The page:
The Campus Compliance Hui (chaired by Director of Compliance) is a group of cross campus representatives that ensures vital compliance programming and training on our campus is provided.
The Chancellor has tasked this group with the following:
- Identify federal and state laws which require training and programming on campus, and the the audience who must receive those trainings as well as the types of necessary programming.
- Develop a proposed calendar for the next academic year of major campus events, trainings and programming opportunities by the end of the preceding spring semester.
- Provide suggestions for evaluating and assessing campus-wide training and programming for its effectiveness, as well as offer suggestions for improving any future training or programming.
- Assist in developing or suggesting a mechanism which will allow the campus to keep recorded information (yearly) on the following: training, programming, events, attendance by faculty and staff, and overall participation in major campus events.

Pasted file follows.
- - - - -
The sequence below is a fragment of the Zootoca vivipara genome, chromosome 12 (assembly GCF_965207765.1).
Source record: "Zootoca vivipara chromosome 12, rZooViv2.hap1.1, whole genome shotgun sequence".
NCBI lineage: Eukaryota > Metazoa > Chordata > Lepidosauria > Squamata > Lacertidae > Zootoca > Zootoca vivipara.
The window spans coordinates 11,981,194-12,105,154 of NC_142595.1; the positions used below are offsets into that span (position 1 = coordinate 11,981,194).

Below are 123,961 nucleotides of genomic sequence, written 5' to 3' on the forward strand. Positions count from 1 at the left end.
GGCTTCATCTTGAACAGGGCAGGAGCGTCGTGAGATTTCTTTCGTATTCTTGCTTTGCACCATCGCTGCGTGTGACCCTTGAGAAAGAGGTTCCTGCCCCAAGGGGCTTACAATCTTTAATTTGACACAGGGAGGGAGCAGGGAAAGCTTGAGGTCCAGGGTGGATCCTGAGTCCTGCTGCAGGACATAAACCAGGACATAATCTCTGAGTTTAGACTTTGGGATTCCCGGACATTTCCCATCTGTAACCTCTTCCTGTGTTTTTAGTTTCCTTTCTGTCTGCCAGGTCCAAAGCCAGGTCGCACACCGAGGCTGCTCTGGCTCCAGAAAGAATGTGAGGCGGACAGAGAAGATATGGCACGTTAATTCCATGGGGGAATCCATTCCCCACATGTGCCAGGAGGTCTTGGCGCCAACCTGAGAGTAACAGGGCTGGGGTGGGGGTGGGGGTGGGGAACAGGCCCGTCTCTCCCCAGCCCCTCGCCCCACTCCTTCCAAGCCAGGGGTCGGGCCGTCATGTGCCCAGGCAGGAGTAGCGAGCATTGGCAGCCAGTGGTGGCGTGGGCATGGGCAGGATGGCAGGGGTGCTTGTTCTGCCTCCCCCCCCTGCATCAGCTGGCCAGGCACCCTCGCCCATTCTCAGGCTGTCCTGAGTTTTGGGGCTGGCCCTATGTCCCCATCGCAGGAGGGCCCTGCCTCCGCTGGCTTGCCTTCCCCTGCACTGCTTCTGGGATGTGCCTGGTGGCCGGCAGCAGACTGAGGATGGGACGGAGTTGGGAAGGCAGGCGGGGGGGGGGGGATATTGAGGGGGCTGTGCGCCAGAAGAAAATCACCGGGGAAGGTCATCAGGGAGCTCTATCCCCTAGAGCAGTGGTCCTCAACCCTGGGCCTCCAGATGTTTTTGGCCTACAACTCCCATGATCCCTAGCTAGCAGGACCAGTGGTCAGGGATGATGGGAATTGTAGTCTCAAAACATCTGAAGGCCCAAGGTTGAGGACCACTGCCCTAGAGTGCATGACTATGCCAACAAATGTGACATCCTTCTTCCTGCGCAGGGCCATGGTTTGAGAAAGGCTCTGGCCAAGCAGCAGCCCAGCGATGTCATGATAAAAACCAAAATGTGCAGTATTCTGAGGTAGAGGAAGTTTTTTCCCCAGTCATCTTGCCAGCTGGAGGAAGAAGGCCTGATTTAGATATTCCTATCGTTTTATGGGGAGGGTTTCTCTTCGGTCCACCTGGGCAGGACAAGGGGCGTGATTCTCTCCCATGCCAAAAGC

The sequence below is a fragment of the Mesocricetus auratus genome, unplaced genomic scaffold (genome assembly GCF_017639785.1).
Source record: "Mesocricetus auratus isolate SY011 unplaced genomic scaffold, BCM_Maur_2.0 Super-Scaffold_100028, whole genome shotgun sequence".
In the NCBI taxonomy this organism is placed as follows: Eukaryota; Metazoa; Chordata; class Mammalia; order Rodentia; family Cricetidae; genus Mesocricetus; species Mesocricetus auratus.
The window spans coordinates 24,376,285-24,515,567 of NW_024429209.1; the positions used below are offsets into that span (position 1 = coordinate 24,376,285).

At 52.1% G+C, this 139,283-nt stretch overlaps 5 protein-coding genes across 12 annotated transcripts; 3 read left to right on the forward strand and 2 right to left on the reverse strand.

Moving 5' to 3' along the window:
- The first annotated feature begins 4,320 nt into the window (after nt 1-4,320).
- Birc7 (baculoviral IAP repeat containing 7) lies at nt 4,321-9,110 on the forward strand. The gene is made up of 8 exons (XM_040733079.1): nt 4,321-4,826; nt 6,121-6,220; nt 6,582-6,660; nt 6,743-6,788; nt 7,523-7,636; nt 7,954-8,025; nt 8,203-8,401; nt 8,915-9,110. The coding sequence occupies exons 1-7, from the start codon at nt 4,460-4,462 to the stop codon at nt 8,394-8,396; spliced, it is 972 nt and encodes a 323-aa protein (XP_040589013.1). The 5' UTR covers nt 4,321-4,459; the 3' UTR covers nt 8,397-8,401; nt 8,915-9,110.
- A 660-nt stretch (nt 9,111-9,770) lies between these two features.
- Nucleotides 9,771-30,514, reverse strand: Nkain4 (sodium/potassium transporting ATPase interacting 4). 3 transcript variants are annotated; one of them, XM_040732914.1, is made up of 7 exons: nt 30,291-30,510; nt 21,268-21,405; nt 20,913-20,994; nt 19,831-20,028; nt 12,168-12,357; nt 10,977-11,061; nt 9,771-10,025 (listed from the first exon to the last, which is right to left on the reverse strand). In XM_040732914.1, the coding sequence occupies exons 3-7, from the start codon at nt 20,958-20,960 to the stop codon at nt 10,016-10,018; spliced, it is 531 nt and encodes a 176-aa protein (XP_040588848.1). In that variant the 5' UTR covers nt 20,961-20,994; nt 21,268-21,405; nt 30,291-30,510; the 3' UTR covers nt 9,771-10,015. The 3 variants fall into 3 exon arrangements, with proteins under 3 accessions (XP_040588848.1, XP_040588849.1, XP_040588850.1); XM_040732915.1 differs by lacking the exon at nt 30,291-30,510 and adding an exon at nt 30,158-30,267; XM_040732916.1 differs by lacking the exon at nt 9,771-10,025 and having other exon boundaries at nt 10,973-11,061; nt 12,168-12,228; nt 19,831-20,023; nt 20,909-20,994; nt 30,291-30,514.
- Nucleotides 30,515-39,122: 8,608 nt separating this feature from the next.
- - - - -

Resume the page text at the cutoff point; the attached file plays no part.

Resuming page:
- Promote campus-wide involvement and participation during compliance related campus events.
- Offer suggestions for future membership, membership terms, funding or other needs as determined necessary by the Campus Compliance Hui for meeting other compliance requirements for the UH West Oʻahu campus.
- Provide updates and information regarding the Hui’s progress and or potential barriers to the campus’ Executive Management Team when requested and/or necessary.
- Provide support for other necessary campus training and programing initiatives identified by the Chancellor and/or Executive Leadership.
AY 2021-22 Compliance Hui Members are:
- Beverly Baligad, Chair, Director of Compliance
- Trudy Asato, Student Conduct Officer
- Carina Chernisky, Public Services Librarian
- Rosemary Foster, Human Resources Specialist